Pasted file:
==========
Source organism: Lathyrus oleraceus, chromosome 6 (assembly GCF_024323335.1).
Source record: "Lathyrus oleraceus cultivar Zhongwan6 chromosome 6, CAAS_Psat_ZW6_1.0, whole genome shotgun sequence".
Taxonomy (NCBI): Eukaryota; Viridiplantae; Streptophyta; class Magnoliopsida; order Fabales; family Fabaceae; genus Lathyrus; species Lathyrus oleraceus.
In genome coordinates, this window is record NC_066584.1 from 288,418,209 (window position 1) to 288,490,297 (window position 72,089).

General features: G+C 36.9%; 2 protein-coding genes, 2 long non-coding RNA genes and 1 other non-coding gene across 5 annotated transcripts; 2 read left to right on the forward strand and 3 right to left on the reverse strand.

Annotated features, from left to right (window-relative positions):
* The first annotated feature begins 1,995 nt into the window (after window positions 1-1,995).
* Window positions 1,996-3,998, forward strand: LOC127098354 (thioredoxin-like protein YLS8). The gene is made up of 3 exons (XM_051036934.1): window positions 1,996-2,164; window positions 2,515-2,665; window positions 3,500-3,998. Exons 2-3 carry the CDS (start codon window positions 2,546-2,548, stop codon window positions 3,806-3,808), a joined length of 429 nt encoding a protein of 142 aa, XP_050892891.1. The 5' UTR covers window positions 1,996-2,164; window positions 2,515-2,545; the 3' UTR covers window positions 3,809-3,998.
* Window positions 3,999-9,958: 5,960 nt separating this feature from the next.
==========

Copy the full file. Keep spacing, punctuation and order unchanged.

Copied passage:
Source organism: Lathyrus oleraceus, chromosome 6 (assembly GCF_024323335.1).
Source record: "Lathyrus oleraceus cultivar Zhongwan6 chromosome 6, CAAS_Psat_ZW6_1.0, whole genome shotgun sequence".
Taxonomy (NCBI): Eukaryota; Viridiplantae; Streptophyta; class Magnoliopsida; order Fabales; family Fabaceae; genus Lathyrus; species Lathyrus oleraceus.
In genome coordinates, this window is record NC_066584.1 from 288,418,209 (window position 1) to 288,490,297 (window position 72,089).

General features: G+C 36.9%; 2 protein-coding genes, 2 long non-coding RNA genes and 1 other non-coding gene across 5 annotated transcripts; 2 read left to right on the forward strand and 3 right to left on the reverse strand.

Annotated features, from left to right (window-relative positions):
* The first annotated feature begins 1,995 nt into the window (after window positions 1-1,995).
* Window positions 1,996-3,998, forward strand: LOC127098354 (thioredoxin-like protein YLS8). The gene is made up of 3 exons (XM_051036934.1): window positions 1,996-2,164; window positions 2,515-2,665; window positions 3,500-3,998. Exons 2-3 carry the CDS (start codon window positions 2,546-2,548, stop codon window positions 3,806-3,808), a joined length of 429 nt encoding a protein of 142 aa, XP_050892891.1. The 5' UTR covers window positions 1,996-2,164; window positions 2,515-2,545; the 3' UTR covers window positions 3,809-3,998.
* Window positions 3,999-9,958: 5,960 nt separating this feature from the next.